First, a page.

Appeal from the Order of the Court of Common Pleas of Philadelphia County in case of Commonwealth of Pennsylvania v. Jeremiah Walthour, No. 4603 November Term, 1981.
Samuel F. Pepper, for appellant.
Harold H. Cramer, Assistant Counsel, with him Ward T. Williams, Chief Counsel, and Jay C. Waldman, General Counsel, for appellee.
Judges Rogers, Craig and MacPhail, sitting as a panel of three. Opinion by Judge Craig.
In Pratt v. Department of Transportation, 62 Pa. Commonwealth Ct. 55, 57, n. 1, 434 A.2d 918, 919, n. 1 (1981), we noted, but did not there have to decide, the question of whether or not extreme intoxication could be a lawful justification for a motorist's failure to submit to an alcohol test.
The present case now squarely presents that issue for decision. Here, appellant Walthour, arrested for driving while under the influence of alcoholic beverages, refused or failed to submit to a breathalyzer alcohol test when a police officer, with proper warnings, requested that he do so. Upon the evidence, Judge Gafni, in the Court of Common Pleas of Philadelphia County, was satisfied that Walthour's refusal to take the test "was not knowing or conscious by reason of his intoxication." However, Judge Gafni, concluding that lack of capacity to submit to a breathalyzer test by reason of voluntary intoxication could not constitute a defense to the statutory duty, upheld the operator's license suspension.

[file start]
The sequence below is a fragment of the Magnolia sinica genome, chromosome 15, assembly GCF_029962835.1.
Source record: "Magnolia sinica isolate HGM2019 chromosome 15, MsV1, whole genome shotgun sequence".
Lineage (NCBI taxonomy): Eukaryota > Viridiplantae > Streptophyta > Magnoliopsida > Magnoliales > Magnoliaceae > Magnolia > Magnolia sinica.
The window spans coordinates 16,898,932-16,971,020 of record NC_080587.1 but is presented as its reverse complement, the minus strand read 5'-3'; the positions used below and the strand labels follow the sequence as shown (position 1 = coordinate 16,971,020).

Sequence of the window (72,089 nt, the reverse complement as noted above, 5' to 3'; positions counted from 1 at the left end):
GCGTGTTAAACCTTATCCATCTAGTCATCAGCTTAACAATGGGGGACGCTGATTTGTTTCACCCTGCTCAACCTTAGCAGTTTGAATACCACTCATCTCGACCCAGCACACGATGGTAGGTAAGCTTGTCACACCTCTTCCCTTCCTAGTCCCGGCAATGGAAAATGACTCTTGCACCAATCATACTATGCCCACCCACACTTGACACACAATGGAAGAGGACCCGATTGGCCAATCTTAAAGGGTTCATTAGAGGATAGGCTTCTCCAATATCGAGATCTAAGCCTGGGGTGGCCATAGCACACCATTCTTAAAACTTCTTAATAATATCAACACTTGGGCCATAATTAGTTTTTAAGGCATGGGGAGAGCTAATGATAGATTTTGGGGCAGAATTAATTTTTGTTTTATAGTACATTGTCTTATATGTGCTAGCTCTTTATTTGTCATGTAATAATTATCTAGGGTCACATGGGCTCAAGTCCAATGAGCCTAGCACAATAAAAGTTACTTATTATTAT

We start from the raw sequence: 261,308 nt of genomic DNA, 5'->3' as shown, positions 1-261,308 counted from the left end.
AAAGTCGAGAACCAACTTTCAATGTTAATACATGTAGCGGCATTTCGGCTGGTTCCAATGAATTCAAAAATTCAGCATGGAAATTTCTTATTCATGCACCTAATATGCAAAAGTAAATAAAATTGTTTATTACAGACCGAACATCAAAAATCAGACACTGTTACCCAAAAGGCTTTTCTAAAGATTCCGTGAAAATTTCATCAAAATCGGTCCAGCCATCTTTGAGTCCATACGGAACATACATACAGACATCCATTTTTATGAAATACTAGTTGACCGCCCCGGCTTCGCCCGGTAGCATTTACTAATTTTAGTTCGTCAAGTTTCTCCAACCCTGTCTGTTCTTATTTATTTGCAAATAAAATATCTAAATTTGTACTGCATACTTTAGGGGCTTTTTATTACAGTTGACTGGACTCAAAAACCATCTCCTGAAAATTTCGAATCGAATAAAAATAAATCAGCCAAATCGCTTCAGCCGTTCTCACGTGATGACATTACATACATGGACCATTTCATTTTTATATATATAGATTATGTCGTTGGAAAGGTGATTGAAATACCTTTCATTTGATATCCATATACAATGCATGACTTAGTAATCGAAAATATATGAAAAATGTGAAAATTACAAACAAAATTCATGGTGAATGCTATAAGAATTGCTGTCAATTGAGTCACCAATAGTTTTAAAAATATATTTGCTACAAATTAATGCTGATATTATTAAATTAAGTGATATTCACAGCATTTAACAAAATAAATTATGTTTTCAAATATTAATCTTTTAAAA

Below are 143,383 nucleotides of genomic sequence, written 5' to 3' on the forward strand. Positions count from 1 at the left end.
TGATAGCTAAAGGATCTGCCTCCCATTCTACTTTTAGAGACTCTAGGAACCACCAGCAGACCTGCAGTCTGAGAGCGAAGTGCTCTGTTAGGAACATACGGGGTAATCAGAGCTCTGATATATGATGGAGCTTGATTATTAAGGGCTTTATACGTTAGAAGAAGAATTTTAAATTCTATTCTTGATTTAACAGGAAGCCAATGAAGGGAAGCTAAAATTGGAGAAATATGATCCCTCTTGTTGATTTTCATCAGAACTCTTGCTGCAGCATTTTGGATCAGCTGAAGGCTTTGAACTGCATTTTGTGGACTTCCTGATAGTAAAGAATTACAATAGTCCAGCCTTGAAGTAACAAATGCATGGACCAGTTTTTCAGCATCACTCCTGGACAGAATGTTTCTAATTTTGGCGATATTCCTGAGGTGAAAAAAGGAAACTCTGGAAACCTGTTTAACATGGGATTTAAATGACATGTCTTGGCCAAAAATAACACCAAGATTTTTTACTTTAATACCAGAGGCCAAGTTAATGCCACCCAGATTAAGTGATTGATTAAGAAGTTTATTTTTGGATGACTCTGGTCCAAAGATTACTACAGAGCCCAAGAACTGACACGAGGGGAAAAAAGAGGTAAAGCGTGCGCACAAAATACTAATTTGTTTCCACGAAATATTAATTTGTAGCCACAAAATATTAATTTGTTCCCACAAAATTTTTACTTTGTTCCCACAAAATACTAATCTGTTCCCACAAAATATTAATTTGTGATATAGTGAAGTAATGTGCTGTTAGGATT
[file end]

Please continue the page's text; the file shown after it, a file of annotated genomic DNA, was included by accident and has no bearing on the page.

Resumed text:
Where a motorist's voluntary intoxication has rendered the motorist incapable of submitting
to a breathalyzer test, does that condition excuse the motorist's failure to comply with his statutory duty to submit to the alcohol test?*fn1
The question itself points to the answer. Where a driver has consumed alcoholic beverages sufficient to make him mentally or physically incapable of assenting to, or participating in, the alcohol test, that failure obviously stems directly from the driver's voluntary decision to imbibe alcohol. The fact that the driver did not knowingly or consciously fail to take the test, at the juncture of the request, is not determinative; the prospective loss of mental and physical capacity was a foreseeable consequence when the driver undertook consumption of the intoxicant.
Here the motorist -- and no one else -- knowingly and consciously created his own inability to comply, just as definitely as if he had clapped his hand over his mouth as a barrier to taking the breathalyzer test when offered. See Brinkerhoff v. Department of Transportation, 59 Pa. Commonwealth Ct. 419, 430 A.2d 338 (1981) and Bureau of Traffic Safety v. Jones, 38 Pa. Commonwealth Ct. 400, 395 A.2d 592 (1978), two ...